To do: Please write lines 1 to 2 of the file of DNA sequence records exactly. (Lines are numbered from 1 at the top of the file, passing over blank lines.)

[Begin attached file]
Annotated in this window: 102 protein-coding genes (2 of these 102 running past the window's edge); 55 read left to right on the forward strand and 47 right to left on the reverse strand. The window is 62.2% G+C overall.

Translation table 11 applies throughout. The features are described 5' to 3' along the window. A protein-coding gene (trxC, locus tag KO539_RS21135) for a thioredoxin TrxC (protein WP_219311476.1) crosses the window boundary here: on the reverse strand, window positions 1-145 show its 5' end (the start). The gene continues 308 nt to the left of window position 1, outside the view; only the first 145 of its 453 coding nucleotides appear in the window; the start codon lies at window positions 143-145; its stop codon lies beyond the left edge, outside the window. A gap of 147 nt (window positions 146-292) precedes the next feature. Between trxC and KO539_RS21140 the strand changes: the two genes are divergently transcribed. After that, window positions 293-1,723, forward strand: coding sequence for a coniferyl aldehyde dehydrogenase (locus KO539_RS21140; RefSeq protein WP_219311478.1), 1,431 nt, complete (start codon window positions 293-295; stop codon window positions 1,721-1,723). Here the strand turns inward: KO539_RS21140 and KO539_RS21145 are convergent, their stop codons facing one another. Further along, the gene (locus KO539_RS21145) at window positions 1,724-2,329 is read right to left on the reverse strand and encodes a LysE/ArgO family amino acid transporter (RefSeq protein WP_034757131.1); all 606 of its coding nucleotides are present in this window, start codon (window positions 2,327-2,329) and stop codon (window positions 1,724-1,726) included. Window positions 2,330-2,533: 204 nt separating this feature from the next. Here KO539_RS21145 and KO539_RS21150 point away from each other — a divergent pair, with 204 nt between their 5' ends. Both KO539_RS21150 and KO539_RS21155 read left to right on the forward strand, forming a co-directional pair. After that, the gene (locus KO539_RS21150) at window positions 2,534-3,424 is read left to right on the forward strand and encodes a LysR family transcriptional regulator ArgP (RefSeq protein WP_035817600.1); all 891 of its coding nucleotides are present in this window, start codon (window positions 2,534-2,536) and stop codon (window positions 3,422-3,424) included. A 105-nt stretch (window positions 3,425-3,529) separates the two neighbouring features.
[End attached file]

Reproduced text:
Annotated in this window: 102 protein-coding genes (2 of these 102 running past the window's edge); 55 read left to right on the forward strand and 47 right to left on the reverse strand. The window is 62.2% G+C overall.

Translation table 11 applies throughout. The features are described 5' to 3' along the window. A protein-coding gene (trxC, locus tag KO539_RS21135) for a thioredoxin TrxC (protein WP_219311476.1) crosses the window boundary here: on the reverse strand, window positions 1-145 show its 5' end (the start). The gene continues 308 nt to the left of window position 1, outside the view; only the first 145 of its 453 coding nucleotides appear in the window; the start codon lies at window positions 143-145; its stop codon lies beyond the left edge, outside the window. A gap of 147 nt (window positions 146-292) precedes the next feature. Between trxC and KO539_RS21140 the strand changes: the two genes are divergently transcribed. After that, window positions 293-1,723, forward strand: coding sequence for a coniferyl aldehyde dehydrogenase (locus KO539_RS21140; RefSeq protein WP_219311478.1), 1,431 nt, complete (start codon window positions 293-295; stop codon window positions 1,721-1,723). Here the strand turns inward: KO539_RS21140 and KO539_RS21145 are convergent, their stop codons facing one another. Further along, the gene (locus KO539_RS21145) at window positions 1,724-2,329 is read right to left on the reverse strand and encodes a LysE/ArgO family amino acid transporter (RefSeq protein WP_034757131.1); all 606 of its coding nucleotides are present in this window, start codon (window positions 2,327-2,329) and stop codon (window positions 1,724-1,726) included. Window positions 2,330-2,533: 204 nt separating this feature from the next. Here KO539_RS21145 and KO539_RS21150 point away from each other — a divergent pair, with 204 nt between their 5' ends. Both KO539_RS21150 and KO539_RS21155 read left to right on the forward strand, forming a co-directional pair. After that, the gene (locus KO539_RS21150) at window positions 2,534-3,424 is read left to right on the forward strand and encodes a LysR family transcriptional regulator ArgP (RefSeq protein WP_035817600.1); all 891 of its coding nucleotides are present in this window, start codon (window positions 2,534-2,536) and stop codon (window positions 3,422-3,424) included. A 105-nt stretch (window positions 3,425-3,529) separates the two neighbouring features.